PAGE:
Takao and Murakawa share lead in 41st Meijin League: After the seventh round (out of nine), Takao Shinji 9P and Murakawa Daisuke 8P share the lead in the 41st Meijin League, with both on 5-1 (each has had a bye). Next in the running is Cho U 9P, who is on 4-2. The results in the May round were significant. Murakawa Daisuke (who will also be playing in the Pair Go tournament this weekend), who suffered his first loss in the April round, regained a share of the lead by beating Takao Shinji; both were then on 4-1. This was a chance for Cho U to take the sole lead, but he lost his game to Kono Rin, so he briefly joined Murakawa and Takao in a three-way tie; he then spoiled it by losing to Takao in the June round. Recent results:
(May 12) Ko Iso 8P (B) beat Yamashita Keigo 9P by 1.5 points.
(May 19) Hirata Tomoya 7P (B) beat Uchida Shuhei 7P by resig. This was a game
between two winless newcomers to the league. His loss will cost Uchida his lea
gue place; Hirata has an outside chance of keeping his.
(June 2) Kono Rin 9P (B) beat Ko Iso 8P by half a point.
(June 9). Hane Naoki 9P (W) beat Uchida Shuhei 7P by resig.
(June 20) Takao Shinji 9P (W) beat Cho U 9P by half a point.
(June 30). Yamashita Keigo 9P (W) beat Hane Naoki 9P by resig.
Tomorrow: Kisei Leagues; Xie wins 3rd Aizu Central Hospital Cup
The American Go Foundation has selected Paul Lockhart as the 2016 Teacher of the Year. Lockhart wins an all expenses paid trip to the US Go Congress in Boston, where he will hold an informal round table discussion about his experiences teaching children. “What a terrific honor,” said Lockhart, “I am delighted to accept, and I look forward to the opportunity to meet and speak with other go teachers around the country.” Lockhart is well known in academic circles for his 2009 book A Mathematician’s Lament: How School Cheats Us Out of Our Most Fascinating and Imaginative Art Form. “For the past 15 years I have been happily teaching Go at Saint Ann’s School in Brooklyn, NY,” adds Lockhart. “What began with four High School students and a magnetic travel go set has grown into a vibrant school-wide go culture, including an after school go club, annual tournaments, classes, seminars, and faculty participation. I am especially pleased with the excitement and energy among the younger students. Most of our club players are under 10, and many of our strongest High School players began playing go as kindergarteners. It has been a fantastic learning experience for me as well.”
Lockhart is also well known in the go community, as the father of Will Lockhart (Director of The Surrounding Game film) and Ben Lockhart 7d, who has studied professionally in Korea and is seeking to become an AGA Professional. “The current partnership with the ING foundation, which along with the American Collegiate Go Association (founded by Will Lockhart), holds large go expos each year with hundreds of attendees, as well as The Surrounding Game documentary film, would not be possible had Paul not introduced go into our lives in such a meaningful way; a way that gave us such love and interest in the game that we both had no choice but to dedicate our lives to go,” writes Ben Lockhart. -Paul Barchilon, E-J Youth Editor. Photo: Paul Lockhart (standing) teaching at St. Ann’s School.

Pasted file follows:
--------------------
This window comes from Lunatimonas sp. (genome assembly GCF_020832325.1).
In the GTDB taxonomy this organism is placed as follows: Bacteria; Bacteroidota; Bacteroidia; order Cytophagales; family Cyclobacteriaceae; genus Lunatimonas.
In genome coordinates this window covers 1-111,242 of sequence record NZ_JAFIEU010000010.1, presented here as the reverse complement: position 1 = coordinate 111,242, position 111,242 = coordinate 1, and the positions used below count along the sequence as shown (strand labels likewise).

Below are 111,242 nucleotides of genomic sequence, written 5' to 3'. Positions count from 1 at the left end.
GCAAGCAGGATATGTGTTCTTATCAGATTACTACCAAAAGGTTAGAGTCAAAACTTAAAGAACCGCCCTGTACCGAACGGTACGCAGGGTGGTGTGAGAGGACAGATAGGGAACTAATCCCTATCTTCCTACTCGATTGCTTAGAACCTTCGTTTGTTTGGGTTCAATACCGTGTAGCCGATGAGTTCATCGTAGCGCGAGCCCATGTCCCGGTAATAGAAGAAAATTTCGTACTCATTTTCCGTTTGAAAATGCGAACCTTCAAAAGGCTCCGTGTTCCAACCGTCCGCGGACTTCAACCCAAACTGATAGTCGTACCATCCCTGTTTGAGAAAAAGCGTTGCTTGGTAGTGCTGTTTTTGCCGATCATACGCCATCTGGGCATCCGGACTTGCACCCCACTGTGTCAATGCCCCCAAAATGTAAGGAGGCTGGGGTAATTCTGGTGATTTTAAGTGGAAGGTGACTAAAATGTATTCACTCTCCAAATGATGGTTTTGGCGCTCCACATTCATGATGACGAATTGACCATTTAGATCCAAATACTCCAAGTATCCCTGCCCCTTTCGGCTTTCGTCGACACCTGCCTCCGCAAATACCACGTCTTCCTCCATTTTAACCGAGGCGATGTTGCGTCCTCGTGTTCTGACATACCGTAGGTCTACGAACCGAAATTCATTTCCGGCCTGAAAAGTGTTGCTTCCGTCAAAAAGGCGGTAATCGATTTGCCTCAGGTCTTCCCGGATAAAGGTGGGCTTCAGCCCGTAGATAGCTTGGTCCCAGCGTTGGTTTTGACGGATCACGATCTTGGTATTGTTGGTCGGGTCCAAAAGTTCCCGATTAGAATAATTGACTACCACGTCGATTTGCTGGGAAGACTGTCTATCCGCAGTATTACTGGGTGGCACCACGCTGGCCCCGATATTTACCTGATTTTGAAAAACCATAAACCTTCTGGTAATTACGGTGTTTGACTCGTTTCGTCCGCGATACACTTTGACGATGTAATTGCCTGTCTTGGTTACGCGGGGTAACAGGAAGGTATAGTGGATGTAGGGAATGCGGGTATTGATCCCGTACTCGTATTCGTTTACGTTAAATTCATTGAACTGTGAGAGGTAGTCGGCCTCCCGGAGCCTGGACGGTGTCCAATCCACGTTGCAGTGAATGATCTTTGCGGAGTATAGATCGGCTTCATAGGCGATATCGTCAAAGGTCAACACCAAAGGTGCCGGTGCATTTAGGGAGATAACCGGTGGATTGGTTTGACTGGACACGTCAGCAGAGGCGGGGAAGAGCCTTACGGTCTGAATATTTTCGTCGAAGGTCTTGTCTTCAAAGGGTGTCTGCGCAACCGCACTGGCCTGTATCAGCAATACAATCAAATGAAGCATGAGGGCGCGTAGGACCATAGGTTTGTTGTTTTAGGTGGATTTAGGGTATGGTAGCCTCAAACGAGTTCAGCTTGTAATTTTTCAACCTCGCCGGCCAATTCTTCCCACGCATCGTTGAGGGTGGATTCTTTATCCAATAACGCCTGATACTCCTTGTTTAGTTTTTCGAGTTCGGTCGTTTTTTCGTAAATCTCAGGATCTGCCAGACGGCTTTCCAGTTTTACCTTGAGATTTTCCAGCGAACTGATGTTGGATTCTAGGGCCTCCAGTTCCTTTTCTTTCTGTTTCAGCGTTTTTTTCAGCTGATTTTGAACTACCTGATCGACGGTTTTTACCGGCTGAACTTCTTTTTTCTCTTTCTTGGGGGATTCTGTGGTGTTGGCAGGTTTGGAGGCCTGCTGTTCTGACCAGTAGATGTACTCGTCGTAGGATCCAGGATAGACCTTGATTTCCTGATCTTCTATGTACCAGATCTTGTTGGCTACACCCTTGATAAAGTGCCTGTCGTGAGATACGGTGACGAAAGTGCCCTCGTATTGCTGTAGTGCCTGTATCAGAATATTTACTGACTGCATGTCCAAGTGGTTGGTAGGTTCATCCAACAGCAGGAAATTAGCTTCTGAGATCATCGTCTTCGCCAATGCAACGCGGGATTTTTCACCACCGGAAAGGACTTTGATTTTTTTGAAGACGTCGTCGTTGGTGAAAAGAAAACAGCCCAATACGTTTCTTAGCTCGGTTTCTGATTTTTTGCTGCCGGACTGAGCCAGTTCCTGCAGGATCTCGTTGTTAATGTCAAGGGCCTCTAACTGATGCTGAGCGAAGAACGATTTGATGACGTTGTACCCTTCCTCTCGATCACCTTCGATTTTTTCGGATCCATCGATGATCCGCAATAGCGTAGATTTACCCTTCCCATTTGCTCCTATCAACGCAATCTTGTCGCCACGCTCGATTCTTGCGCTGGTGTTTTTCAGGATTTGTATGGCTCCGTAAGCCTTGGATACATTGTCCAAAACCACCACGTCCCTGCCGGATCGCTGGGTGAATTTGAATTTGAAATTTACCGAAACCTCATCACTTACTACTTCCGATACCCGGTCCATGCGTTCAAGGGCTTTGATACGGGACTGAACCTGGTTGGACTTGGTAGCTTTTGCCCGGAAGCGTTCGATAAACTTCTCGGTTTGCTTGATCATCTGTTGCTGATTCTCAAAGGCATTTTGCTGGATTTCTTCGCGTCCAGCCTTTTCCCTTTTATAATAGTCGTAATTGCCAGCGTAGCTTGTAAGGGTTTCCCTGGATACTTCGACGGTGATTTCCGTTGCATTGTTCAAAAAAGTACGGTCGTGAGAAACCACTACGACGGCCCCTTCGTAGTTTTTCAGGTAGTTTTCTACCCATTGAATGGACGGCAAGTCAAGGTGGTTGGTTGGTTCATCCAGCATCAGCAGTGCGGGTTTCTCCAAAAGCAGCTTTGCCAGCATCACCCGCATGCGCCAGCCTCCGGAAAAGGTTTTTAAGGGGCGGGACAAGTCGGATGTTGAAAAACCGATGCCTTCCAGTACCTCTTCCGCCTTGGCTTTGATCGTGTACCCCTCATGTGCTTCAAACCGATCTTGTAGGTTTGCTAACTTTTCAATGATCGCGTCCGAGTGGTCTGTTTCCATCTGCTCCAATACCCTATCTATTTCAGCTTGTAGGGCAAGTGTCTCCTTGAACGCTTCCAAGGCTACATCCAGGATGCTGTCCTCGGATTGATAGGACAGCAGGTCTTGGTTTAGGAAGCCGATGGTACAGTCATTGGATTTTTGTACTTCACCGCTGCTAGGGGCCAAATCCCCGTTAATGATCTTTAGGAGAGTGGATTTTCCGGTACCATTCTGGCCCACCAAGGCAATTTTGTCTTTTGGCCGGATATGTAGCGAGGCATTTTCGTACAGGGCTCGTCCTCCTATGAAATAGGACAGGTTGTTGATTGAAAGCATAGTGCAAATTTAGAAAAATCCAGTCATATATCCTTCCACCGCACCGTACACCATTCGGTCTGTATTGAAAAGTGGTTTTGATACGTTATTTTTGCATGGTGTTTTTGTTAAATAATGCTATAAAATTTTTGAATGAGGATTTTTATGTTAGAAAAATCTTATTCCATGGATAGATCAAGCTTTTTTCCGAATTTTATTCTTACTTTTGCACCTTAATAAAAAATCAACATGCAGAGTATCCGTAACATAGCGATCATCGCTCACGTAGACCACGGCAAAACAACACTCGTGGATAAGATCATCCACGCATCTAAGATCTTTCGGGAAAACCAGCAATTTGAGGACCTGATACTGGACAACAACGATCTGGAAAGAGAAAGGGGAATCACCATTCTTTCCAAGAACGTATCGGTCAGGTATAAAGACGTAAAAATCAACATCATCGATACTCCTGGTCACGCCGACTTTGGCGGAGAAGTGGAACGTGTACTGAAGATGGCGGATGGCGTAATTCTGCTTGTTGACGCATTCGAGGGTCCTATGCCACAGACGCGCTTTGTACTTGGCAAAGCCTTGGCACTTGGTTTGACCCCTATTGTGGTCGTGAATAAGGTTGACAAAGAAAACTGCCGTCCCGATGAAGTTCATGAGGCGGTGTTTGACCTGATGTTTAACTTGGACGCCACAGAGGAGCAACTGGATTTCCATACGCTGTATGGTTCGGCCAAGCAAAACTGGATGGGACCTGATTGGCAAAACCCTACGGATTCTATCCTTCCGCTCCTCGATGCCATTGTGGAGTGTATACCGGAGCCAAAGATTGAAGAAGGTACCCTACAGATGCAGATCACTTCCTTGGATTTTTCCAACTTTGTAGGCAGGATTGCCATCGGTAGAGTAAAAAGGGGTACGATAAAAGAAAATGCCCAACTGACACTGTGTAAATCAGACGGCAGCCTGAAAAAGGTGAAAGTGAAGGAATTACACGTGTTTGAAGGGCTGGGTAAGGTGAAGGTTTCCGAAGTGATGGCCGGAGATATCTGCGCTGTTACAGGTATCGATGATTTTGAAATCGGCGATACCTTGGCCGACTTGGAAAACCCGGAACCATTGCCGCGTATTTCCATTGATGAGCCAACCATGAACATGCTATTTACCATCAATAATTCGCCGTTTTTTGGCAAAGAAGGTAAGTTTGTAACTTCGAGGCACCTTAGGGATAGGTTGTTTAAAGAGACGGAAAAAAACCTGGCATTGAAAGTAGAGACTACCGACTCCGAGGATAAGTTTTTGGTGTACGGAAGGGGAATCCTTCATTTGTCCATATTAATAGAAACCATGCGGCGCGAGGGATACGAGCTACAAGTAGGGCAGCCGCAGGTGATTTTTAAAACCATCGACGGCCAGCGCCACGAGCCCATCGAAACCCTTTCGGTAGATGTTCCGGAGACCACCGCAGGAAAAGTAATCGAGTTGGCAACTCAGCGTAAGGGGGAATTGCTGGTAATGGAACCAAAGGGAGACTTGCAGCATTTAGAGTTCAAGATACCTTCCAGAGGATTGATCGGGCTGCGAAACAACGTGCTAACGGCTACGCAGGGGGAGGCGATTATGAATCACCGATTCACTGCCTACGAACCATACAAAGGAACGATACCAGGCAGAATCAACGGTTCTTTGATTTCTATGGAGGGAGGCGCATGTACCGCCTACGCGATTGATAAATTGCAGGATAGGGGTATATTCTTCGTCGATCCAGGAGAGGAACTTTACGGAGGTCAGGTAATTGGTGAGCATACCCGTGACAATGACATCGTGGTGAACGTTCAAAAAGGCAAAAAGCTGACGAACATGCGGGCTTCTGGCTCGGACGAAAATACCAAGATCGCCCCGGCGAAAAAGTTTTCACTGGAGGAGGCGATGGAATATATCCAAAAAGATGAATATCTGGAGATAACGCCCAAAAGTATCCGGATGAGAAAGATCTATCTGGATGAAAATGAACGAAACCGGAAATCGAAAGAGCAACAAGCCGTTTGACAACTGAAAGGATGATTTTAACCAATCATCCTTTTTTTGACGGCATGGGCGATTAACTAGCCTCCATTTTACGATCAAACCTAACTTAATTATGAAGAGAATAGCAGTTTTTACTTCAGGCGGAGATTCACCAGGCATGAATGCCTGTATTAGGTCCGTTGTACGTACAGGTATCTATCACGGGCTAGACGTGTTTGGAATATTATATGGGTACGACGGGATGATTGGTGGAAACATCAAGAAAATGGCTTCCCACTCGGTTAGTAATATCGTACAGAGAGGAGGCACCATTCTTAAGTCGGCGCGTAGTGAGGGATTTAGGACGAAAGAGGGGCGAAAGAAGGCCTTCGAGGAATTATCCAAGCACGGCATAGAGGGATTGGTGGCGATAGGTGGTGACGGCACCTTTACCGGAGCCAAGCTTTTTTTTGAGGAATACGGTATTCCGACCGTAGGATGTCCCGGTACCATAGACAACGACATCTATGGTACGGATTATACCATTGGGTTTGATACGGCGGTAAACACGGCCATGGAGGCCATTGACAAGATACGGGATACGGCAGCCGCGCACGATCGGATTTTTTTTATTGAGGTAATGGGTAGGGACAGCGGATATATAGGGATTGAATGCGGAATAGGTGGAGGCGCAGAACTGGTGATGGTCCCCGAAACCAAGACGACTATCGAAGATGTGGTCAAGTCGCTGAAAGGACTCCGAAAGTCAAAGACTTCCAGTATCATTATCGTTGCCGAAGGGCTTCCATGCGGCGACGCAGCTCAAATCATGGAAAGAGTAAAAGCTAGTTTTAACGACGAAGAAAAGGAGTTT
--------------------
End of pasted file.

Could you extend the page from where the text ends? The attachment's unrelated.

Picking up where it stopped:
-by Dave Weimer
Twenty years ago I lived around the corner from the Hong Kong Go Association in the Wan Chi District of Hong Kong. Returning to Hong Kong last fall, I discovered that the HKGA had moved. After some investigation, I was able to find the new location in the Kowloon District. During my first visit I was amazed that a search of a card file revealed my membership at the old location!
Some things were the same: I was the only non-Hong Kong native who regularly played; players were friendly and welcoming, often despite the absence of a common language; and counting was usually by the Chinese method. The major difference was that Friday evenings, rather than Saturdays and Sundays, were the best times to find a lot of players and games against opponents of various strengths. My nemesis, a 13 year old named Matthew, was a regular on Friday evenings and we had many enjoyable games. Unlike twenty years ago, when most games seemed to involve big dragons fighting to the death, games seem to show more style now and players usually spend time going over completed games to improve.
As finding the Association might be difficult for someone not familiar with Hong Kong, I offer the following information:
Hours: Tuesdays through Sundays, 2 p.m. to 10 p.m.
Fees for non-members: HK$20 (about US$2.50) on weekdays; HK$40 on weekends and public holidays.
Directions: Take the MTR to the Lai Chi Kok Station; take the B1 exit and go straight ahead a few steps to Tai Nan West Road; turn left onto Tai Nan West Road; go three short blocks to its end at King Lam Street (there is a Honda dealer on the corner); turn left onto Kim Lam Street for one block to Yee Kuk West Street; turn left and enter Number 82 on the left almost immediately; take the elevator to the third floor; play Go! (Based on experience, I highly recommend following these directions rather than relying on a map app.) -Photo courtesy of Hong Kong Go Association’s Facebook Page